Monday, May 30, 2011

Memorial Day

King George V of Great Britain decorating a soldier of the AEF
I will admit to having mixed feelings about Memorial Day, despite my unqualified support for the U.S. military, due to the origin of the holiday. It began as a very partisan celebration, honoring only the U.S. war dead of the American Civil War. Southern states had to come up with their own holidays to honor the Confederate war dead. No matter which side one takes in that conflict, the Union victory spelled doom for at least one monarchy -that south of the border as the northern victory allowed the U.S. to bring its full diplomatic and military pressure to bear on France, ensuring their evacuation to Mexico and then to support the republican victory with money, men and guns. After the First World War the holiday was extended to include the AEF war dead and later it was expanded to include all the dead of all the wars fought by the United States. It became an official federal holiday in 1967. So, when prompted by Memorial Day, I try to ignore the origins of the holiday (best I can) and focus on those occasions when American forces have died in wars which saw monarchs restored to their proper thrones, and keeping in mind of course, that the military and government policy are two different things and simply salute the courage and valor of the American fighting men throughout history who have never failed in the tasks assigned them.
King George VI inspecting the crew of USS George Washington


  1. "It began as a very partisan celebration, honoring only the U.S. war dead of the American Civil War".

    OK, I understand that this is a touchy topic, and I don't mean to sound insulting about people, on any side, who died fighting for what they thought was right. But I disagree. From the point of view of the U.S., the Confederates were enemies of the U.S. One does not normally commemorate fallen enemies along with one's own war dead. It is not a matter of being partisan, as if one were favoring one party within a nation over another, it is simply a matter of favoring those who fought for the nation over those who fought against it. I mean, the Confederates themselves claimed to be a separate nation during the war.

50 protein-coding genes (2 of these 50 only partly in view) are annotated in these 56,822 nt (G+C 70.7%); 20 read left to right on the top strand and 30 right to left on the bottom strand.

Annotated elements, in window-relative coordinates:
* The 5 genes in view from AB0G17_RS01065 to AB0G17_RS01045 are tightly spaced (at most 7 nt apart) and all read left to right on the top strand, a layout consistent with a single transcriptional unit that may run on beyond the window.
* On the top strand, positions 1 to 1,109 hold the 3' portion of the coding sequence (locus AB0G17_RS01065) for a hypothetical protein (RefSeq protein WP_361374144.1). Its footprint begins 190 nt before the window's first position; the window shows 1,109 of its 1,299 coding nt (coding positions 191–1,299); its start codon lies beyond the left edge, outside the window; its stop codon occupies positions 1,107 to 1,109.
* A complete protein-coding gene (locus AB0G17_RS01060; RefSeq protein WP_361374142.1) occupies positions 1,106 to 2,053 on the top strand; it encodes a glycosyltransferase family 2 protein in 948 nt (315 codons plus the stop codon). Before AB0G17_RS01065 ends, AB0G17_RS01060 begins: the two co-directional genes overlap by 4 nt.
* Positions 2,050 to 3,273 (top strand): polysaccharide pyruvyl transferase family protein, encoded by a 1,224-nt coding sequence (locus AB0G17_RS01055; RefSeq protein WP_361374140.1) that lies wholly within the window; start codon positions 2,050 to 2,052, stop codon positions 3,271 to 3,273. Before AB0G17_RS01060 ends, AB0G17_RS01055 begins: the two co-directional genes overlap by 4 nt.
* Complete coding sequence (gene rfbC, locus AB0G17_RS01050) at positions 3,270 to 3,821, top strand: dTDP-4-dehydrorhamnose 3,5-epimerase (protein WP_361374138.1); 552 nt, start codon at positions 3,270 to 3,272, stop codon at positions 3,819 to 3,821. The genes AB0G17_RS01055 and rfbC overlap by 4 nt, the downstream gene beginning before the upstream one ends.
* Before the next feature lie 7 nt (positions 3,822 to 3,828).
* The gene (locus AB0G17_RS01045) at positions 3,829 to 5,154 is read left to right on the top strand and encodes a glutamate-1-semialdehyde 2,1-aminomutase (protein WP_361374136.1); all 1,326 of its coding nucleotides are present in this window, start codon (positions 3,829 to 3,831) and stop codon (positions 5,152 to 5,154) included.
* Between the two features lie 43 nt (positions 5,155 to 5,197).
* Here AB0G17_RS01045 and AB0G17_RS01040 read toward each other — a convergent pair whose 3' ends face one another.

2. But it was exactly the northern position that they were not fighting a separate nation but that they were fighting one party within a nation. However, my use of the word "partisan" was not intented to be derogatory but in keeping with simple definition of the word: favoring one side over another and I can think of nothing more partisan than a war in which you are necessarily fighting to favor one side and destroy another.

    Certainly it is only natural that the U.S. government would only honor soldiers of the U.S. army. I would also think it only natural that those on the 'other side' would be reluctant to honor those who fought against them, especially when the war was fought in their country or their half of the country (depending on your view) and their country which suffered all the ruination.

    I would not expect the Union to honor dead Confederates (some later did to try to foster a true sense of reconciliation and reunion but that didn't last long). By the same token though I would not expect southerners to honor Union forces who did such things as give troops permission to rape any woman in New Orleans or whose forces burned every city, farm and home from Atlanta to Savannah. The north will cheer them for forcing the southern states to submit to northern rule, perfectly understable, but the south will not join in.

    All that being said of course, that is not the prevailing point of view today as most now accept that the northern cause was right, the southerners were wrong and the union must be adhered to in any circumstances. Once in -never out.

  3. And what of Obama playing golf on this day? Saw an article on the Telegraph about that.


Related Posts Plugin for WordPress, Blogger...